Tag Archives: Melbourne Test

The Sage of Fitzwilliam

There is polite silence across the media about Geoffrey Boycott’s prediction , at 2343 hours GMT or 13 minutes into the 4th Test at Melbourne that, “I can’t see any way how England can win this Test from what I’ve seen so far.”

To which Jonathan Agnew replied, “But Geoffrey, they have only been playing for 12 minutes!” 

“But I know these things, Jonathan.  I am paid to know them.”

Actual result, England won by an innings and 157 runs.

“Close, oh Master, but no cigar.”

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Declining and Falling

Watching six Australian second innings wickets fall pell-mell on the third day of the fourth Test in Melbourne in a demonstration of abject inferiority, it was difficult for Third Man not to sense the tremors which attend the reallocation of that easy pleasure enjoyed by the culturally dominant as one civilization declines and falls and another strengthens and rises.  And in the instant to experience also the intuition that it is always only a matter of time. 

As Turner sought to express in the painting above, when the sun set over Carthage and the enervated Carthaginians surrendered their arms and their children to Rome, somewhere not far away Vandals awaited their day.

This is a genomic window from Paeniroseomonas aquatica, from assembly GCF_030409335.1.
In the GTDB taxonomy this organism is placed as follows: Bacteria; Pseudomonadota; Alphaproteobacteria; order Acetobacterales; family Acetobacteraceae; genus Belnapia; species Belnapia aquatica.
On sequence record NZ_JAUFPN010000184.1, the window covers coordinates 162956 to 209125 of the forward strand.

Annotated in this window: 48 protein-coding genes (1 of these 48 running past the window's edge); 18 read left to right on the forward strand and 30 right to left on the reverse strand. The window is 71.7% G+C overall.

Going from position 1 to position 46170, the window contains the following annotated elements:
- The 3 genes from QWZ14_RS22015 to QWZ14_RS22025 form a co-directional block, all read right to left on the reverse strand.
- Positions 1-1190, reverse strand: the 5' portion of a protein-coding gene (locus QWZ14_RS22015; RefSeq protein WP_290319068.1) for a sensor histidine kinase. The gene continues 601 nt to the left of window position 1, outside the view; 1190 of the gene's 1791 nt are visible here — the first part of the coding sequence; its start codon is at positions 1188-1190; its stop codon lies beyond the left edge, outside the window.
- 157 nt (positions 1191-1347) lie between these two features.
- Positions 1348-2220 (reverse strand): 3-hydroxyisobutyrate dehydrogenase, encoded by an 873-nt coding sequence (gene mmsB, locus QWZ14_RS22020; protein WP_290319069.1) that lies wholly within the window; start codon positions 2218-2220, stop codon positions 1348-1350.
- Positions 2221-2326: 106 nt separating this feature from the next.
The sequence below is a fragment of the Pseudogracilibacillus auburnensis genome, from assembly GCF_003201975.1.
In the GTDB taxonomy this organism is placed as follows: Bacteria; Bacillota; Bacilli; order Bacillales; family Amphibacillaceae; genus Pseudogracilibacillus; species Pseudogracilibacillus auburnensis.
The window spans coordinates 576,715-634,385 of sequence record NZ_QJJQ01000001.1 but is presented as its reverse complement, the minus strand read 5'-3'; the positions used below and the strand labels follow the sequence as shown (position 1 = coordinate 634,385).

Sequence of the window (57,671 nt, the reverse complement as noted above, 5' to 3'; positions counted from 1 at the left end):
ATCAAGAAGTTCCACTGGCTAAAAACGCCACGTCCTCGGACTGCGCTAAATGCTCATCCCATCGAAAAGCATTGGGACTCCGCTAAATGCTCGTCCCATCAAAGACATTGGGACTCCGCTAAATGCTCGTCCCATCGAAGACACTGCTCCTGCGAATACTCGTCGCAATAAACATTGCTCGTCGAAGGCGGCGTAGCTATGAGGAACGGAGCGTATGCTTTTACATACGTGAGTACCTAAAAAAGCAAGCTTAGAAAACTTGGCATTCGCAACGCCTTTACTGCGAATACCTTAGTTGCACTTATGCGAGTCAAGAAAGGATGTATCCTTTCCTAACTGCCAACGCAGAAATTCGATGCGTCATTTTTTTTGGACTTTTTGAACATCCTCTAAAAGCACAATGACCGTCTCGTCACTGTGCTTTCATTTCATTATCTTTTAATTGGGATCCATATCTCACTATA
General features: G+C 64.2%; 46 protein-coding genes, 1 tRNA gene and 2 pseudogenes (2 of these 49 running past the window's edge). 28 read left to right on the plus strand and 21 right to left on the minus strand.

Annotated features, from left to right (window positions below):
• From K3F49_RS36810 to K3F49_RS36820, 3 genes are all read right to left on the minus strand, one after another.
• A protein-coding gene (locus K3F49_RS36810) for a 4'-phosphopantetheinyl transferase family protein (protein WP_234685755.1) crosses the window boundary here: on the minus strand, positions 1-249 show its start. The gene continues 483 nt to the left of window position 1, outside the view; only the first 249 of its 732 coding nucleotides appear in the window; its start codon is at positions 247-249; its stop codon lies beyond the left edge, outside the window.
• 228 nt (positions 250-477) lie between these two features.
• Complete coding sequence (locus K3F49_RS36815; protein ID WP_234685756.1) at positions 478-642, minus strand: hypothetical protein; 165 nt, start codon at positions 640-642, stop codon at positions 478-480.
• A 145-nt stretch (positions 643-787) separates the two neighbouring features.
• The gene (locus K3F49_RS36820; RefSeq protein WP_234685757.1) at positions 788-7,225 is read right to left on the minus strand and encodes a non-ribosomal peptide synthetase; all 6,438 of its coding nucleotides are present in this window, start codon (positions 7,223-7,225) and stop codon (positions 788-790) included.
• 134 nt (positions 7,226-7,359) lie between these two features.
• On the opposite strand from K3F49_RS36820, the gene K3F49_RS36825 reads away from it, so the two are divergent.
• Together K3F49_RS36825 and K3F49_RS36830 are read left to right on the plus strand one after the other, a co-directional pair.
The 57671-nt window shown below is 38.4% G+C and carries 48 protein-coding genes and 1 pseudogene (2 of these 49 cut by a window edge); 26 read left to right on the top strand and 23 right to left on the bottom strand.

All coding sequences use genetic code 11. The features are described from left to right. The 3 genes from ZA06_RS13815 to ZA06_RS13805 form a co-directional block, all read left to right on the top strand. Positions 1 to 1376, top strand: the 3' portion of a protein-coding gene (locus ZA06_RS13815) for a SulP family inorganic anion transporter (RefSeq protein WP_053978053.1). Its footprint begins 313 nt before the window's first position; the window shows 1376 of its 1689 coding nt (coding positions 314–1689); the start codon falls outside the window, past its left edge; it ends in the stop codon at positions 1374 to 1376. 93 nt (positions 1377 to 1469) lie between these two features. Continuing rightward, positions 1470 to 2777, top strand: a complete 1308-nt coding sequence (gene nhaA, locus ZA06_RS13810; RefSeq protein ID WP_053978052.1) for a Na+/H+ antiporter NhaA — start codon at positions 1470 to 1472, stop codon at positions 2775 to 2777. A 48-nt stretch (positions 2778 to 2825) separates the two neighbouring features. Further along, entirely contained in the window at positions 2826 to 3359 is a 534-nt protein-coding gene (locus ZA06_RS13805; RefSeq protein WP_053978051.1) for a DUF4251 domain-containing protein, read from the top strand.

MCG: XXVIII.xii.MMX

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Seeing the Wood for the Trees – Trott, Ponting and Cricket Australia D2 T4

Yesterday Third Man maintained that England cricketers were dominant even after their set backs at Perth because their minds were stronger than those of the Australians. 

Today, the mind of the captain of Australia fractured into smithereens before the eyes of the cricketing world, its pieces splintering into a thousand fragments each shard available to be used against him.  Cricket is cruel – just how cruel Ponting is about to discover.

Defeat no longer takes place solely on the field, if indeed it ever did. Today defeat takes place in the virtual field that connects us all.  The Punter’s rant (because it was a decisive gamble and one too many) against the umpires was a declaration not of strength but of impotence.

His thinking, confused and racing under the pressures that accelerate time, locked onto and magnified the importance of the unimportant – the cardinal error in decision making.

Institutions also think, so, shortly afterwards the feeble mind of Cricket Australia, in the person of their Chief Executive, was on show in all its mental confusion as it  elevated the importance of unity and ignored the importance of a total apology for its captain’s error of judgement. 

Cricket needed immediate contrition and a promise that Cricket Australia would take action independently of the match officials as well as accepting any decision that they might make.  Instead cricket got the wrong kind of spin.

A Trott in the Present

Meanwhile Jonathan Trott was giving everyone a lesson in excluding the unimportant from consideration.   For five and half hours or more he gave that which might only distract his concentration on the ‘now’ no head space whatsoever.